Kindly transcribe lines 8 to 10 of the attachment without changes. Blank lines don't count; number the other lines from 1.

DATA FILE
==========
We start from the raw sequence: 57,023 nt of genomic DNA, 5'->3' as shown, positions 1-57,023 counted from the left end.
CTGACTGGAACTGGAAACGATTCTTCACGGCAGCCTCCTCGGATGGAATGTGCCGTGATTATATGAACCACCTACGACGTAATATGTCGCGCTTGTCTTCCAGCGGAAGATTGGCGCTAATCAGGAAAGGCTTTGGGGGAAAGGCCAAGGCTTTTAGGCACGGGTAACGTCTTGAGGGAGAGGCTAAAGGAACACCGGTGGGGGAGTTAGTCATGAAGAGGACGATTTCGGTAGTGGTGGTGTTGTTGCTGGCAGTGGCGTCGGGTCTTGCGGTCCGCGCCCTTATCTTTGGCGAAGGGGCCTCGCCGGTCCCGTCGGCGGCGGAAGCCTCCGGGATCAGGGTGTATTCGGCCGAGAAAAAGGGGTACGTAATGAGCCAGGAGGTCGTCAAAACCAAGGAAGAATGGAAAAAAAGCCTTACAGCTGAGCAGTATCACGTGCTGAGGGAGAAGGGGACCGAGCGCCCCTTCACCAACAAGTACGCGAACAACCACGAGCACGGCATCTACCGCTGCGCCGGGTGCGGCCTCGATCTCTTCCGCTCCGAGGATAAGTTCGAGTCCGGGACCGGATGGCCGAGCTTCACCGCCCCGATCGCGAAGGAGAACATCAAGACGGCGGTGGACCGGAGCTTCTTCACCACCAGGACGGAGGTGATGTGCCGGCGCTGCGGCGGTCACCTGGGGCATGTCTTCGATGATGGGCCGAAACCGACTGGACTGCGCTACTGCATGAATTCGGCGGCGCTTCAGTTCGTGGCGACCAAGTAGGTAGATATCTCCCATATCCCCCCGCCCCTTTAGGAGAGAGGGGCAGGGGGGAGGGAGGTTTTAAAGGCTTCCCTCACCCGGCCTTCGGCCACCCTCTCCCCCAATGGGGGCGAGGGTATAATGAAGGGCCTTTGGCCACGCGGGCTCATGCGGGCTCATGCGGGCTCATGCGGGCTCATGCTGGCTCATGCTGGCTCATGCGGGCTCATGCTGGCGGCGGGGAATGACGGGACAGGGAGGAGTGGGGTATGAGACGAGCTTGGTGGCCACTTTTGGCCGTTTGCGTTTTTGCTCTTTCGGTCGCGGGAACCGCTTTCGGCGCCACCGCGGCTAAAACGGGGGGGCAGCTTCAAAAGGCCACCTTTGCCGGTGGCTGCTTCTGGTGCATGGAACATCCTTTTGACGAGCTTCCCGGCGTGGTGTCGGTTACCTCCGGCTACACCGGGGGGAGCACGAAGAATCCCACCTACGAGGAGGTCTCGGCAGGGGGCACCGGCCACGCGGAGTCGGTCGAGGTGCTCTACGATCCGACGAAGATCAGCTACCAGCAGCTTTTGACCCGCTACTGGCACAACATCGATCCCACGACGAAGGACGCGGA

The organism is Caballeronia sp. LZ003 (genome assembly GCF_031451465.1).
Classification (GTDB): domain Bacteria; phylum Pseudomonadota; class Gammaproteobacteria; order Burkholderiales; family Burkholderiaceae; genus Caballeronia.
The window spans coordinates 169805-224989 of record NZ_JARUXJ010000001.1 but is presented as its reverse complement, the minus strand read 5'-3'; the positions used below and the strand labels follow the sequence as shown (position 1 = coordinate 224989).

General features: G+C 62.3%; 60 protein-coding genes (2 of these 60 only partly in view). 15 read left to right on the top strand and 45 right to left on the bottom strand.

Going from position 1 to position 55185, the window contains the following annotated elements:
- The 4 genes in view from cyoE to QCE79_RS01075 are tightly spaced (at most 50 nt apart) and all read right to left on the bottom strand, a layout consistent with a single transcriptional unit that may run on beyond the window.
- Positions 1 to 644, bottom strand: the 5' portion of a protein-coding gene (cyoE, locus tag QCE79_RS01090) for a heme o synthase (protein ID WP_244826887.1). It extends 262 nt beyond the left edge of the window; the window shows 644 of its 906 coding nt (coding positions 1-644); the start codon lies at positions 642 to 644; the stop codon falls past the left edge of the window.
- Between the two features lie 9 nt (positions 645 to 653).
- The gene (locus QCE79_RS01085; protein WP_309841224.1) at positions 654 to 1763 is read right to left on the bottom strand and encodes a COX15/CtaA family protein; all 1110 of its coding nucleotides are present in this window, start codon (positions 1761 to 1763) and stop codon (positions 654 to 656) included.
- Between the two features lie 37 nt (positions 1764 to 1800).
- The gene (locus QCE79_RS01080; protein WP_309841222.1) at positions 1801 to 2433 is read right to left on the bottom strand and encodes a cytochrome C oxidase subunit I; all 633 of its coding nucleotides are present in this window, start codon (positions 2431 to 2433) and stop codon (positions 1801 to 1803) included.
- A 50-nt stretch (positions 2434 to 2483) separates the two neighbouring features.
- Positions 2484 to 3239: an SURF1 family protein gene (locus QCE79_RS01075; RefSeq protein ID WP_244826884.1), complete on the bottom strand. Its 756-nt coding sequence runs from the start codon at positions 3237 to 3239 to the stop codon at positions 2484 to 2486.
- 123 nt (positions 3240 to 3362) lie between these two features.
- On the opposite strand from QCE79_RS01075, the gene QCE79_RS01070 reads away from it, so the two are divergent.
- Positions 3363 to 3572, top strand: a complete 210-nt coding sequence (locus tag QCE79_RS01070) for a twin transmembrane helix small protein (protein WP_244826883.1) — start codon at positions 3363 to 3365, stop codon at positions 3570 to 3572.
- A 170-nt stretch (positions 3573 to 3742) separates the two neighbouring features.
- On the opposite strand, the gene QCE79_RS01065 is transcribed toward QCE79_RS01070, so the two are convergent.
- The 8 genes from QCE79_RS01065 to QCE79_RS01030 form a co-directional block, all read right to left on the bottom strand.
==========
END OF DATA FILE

- The 4 genes in view from cyoE to QCE79_RS01075 are tightly spaced (at most 50 nt apart) and all read right to left on the bottom strand, a layout consistent with a single transcriptional unit that may run on beyond the window.
- Positions 1 to 644, bottom strand: the 5' portion of a protein-coding gene (cyoE, locus tag QCE79_RS01090) for a heme o synthase (protein ID WP_244826887.1). It extends 262 nt beyond the left edge of the window; the window shows 644 of its 906 coding nt (coding positions 1-644); the start codon lies at positions 642 to 644; the stop codon falls past the left edge of the window.
- Between the two features lie 9 nt (positions 645 to 653).